Of all the methods for making coffee, there is one that is historically one of the most fascinating and visually satisfying of them all. Yet the invention itself has another plot twist that is also worthy of telling to clarify how the siphon coffee machine came about. Let’s find out more…
What is siphon coffee?
The siphon coffee-making method isn’t hard to explain since it’s based on the physics of liquids reacting to expansion and contraction. The beauty of siphon is that it doesn’t rely on high heat to make the expansion of water happen. Two components make a siphon work and include two vessels that transfer them at different times. The lower vessel holds the water which is forced into the upper vessel.
Both of these vessels are connected by a small tube that allows the water to enter the upper vessel. A heat source underneath the lower vessel causes the water to heat up to the point of boiling. The expansion is what forces the water into the upper section. This is where the coffee grounds are stored and will brew your coffee. The heat source is turned off at this point and the temperature in the lower vessel begins to cool.
As it cools, this turns into a vacuum pulling the coffee into the lower chamber through capillary action. The rest is both gravity and vacuum that allows your coffee to get sucked through a filter that covers the upper draining section. After this, the coffee is then ready to drink.
What makes siphon coffee different?
Unlike pour-over methods, siphon coffee has an advantage for changing the flavor of coffee to the point where flavors are more noticeable. The pour-over method allows coffee to bloom and then drip down into your coffee cup almost as soon as you start pouring the water. Siphon allows coffee flavors to bloom for longer, which helps to unlock select flavors that you won’t notice with pour-over methods.
This is why certain pour-over methods will have different brewing steps, different water temperatures, and varying grind selections. It’s hard to ruin a cup of coffee by using the siphon method if you follow the directions correctly. Since the heating source below is causing the coffee to stay in the upper chamber, the brew time helps provide more complete bloom cycles without burning the coffee.
If you’re not being careful you can easily cause pour-over coffee to taste terrible if you’re in a rush. Siphon coffee is not as sharp-tasting and allows the subtle flavors to come through that you wouldn’t notice otherwise. In short, the flavor profile is the first thing you’ll notice when sipping a fresh cup of siphon brewed coffee.
History: Made In Germany And Gleaned By Others…
The original design of the siphon coffee maker was in fact designed by a German inventor only known as S. Loeff and was patented in 1830. Unfortunately, the design proved to be unpopular and had been forgotten for the next decade. It was among the first that used a vacuum to brew coffee
James R. Napier created the Naperian coffee machine in 1840, but sadly it was not patented as well. Rather, it was forgotten with many of Napier’s inventions including many steam-powered innovations that couldn’t be envisioned properly. His inventions even included a hot-air engine (1853-1857) and partnered with Professor William John Macquorn Rankine which could have replaced steam-powered engines with greater output power.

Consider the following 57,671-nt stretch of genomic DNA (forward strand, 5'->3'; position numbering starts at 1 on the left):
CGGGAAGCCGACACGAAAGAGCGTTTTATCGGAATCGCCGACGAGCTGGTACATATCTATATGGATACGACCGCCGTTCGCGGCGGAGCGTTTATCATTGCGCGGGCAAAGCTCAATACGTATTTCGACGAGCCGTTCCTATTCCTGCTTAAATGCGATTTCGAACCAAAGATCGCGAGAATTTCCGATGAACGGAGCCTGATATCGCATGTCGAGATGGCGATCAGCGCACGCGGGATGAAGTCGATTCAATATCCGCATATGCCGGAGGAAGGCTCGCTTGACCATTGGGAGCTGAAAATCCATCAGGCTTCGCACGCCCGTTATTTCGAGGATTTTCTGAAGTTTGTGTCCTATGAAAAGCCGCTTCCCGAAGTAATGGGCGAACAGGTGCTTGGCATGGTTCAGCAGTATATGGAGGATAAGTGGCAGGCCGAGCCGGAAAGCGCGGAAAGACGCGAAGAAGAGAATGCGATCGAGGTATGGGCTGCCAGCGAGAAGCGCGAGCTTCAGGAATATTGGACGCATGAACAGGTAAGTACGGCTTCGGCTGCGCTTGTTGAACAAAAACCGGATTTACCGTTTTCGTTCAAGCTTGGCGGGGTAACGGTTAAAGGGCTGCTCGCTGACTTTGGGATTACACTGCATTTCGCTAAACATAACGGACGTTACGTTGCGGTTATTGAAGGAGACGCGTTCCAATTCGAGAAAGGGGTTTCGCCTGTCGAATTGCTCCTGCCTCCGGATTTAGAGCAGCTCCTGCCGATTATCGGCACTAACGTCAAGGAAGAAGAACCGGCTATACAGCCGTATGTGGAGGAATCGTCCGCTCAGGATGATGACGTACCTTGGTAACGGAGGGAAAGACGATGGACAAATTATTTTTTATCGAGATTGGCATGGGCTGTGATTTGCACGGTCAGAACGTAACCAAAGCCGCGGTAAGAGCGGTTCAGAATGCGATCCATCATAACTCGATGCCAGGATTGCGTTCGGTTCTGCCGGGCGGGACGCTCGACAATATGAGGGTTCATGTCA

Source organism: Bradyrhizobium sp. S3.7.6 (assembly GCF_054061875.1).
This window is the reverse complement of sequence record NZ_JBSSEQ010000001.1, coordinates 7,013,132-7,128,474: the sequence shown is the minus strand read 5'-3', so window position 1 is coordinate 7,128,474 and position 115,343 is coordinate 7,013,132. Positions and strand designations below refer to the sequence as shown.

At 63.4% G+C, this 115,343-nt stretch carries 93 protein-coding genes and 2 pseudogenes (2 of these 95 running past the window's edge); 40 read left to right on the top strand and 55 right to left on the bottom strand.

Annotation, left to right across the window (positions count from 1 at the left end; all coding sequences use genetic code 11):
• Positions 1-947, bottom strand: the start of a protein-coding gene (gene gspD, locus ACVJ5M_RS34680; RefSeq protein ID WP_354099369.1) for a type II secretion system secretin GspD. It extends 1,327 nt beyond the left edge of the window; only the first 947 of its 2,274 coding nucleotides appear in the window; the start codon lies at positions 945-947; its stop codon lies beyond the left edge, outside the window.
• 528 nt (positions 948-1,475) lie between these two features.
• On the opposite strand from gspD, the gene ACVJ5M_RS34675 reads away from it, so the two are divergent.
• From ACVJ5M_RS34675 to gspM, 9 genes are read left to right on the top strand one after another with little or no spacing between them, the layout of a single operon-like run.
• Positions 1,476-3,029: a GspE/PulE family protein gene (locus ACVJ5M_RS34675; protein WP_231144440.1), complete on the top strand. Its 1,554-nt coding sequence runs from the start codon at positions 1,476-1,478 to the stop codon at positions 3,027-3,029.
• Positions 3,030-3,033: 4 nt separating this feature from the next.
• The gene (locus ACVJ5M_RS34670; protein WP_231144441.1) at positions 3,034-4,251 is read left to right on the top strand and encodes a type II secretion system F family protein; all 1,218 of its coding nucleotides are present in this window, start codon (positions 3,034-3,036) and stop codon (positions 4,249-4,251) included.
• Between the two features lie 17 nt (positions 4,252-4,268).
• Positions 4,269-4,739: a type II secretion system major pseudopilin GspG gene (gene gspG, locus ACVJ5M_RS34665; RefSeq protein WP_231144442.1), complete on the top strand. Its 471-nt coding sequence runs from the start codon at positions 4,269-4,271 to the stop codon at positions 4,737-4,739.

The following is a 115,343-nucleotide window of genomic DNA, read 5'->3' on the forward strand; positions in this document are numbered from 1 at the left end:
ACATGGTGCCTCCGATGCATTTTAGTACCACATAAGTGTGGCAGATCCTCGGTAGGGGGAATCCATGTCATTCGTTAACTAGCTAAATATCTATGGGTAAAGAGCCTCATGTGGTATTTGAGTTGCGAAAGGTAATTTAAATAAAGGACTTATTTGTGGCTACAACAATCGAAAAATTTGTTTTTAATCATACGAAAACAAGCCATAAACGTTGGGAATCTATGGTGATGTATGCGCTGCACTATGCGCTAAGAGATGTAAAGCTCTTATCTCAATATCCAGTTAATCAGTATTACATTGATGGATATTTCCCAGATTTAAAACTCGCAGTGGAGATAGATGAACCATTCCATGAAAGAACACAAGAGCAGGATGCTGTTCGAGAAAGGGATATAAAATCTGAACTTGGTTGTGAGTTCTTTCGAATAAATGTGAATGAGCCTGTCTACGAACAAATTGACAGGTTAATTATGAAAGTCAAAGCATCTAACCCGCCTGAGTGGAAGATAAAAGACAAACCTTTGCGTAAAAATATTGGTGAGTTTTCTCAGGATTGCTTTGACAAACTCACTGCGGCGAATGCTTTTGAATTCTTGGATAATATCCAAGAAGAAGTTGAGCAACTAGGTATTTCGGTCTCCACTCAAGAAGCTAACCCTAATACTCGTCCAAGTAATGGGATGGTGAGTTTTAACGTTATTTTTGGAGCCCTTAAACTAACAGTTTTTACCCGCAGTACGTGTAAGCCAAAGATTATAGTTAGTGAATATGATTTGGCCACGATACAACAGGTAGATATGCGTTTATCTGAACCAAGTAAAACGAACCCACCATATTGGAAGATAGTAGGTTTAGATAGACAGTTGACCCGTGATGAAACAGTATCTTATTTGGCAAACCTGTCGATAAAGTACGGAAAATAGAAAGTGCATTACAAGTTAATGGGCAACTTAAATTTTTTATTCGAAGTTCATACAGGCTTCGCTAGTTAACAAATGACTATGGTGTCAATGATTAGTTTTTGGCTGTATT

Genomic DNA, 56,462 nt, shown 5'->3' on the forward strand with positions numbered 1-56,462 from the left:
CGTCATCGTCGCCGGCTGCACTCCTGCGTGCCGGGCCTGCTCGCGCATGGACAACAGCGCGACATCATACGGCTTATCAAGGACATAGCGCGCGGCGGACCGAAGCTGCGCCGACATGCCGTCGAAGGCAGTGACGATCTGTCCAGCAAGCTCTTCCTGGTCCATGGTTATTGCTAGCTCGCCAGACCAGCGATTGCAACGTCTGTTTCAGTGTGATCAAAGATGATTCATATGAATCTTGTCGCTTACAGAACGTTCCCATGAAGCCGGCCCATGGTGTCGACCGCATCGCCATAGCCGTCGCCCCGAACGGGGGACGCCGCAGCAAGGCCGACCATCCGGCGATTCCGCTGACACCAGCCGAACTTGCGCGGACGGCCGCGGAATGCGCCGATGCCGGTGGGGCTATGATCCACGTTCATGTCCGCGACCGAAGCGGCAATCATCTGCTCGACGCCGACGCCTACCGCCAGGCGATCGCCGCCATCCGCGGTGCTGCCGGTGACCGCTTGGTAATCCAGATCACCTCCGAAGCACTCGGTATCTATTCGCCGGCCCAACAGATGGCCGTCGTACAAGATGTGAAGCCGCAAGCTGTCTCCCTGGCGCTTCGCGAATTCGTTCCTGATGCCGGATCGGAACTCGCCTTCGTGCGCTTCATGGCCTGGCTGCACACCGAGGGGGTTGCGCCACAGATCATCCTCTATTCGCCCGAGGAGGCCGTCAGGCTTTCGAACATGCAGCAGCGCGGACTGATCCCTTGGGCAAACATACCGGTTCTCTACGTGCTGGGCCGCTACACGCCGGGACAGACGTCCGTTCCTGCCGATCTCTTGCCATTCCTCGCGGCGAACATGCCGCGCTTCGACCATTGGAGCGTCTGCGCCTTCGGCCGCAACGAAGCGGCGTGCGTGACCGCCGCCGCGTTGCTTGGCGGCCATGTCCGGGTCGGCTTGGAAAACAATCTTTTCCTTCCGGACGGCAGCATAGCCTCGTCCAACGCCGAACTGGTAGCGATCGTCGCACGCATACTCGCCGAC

Napier was also one of the first to help develop the Iron-clad Gunship known as the Erebus in the 1850s. Aside from this, the often stolen credit often goes to Marie Fanny Amelne Massot. The reality of the matter may sound murky, yet history proves that one good idea is another person’s prosperity. It seems that Marie Massot had seen the 1830s German patent from Loeff listed in a French reprint of the patent in 1838.
It was ironically an exact duplicate of Louis Francois Boulanger’s copy of Loeff’s siphon coffee machine patent which Louis patented in France in 1835! Well, as the story goes, the siphon coffee machine underwent another design upgrade and modification with Massot’s version further adorned with a decorative metal crown and balloon-shaped glass vessels. It was patented under Marie’s rather impressive-sounding stage name Madame Vassieux.
This patent that was filed in 1841 in Lyons, France was the invention that got the ball rolling for all siphon coffee makers of this age. Since Marie Massot was a known socialite and courtesan with several French Nobles of that era. Her invention was meant to impress her guests by taking an otherwise little-known invention and exploiting it to gain Noble favors. Little did she know that her invention was stolen right under her feet by another in 1842!
It seems that Jean Baptiste Augusta Fortant, a tinsmith by trade had further invented a method for auto-extinction of the oil lamp under the siphon vessel, and had yet improved on Massot’s stolen design. In fact, it was nearly identical to the Massot version except it has no crown or pouring tap. It seems that this design was further lifted by another Frenchman by the name of Jean Baptiste Augusta Soleil the very same year.
But this is where the story comes right back around to German design… Since Soleil happened to mention that he wanted to popularize a version of the siphon coffee maker that was invented by a German physicist by the name of Johann Gottlieb Christian Nörrenberg, who just so happened to come to France to study in 1929. Not to get the story too diluted, there is a very strange twist that revolves around this.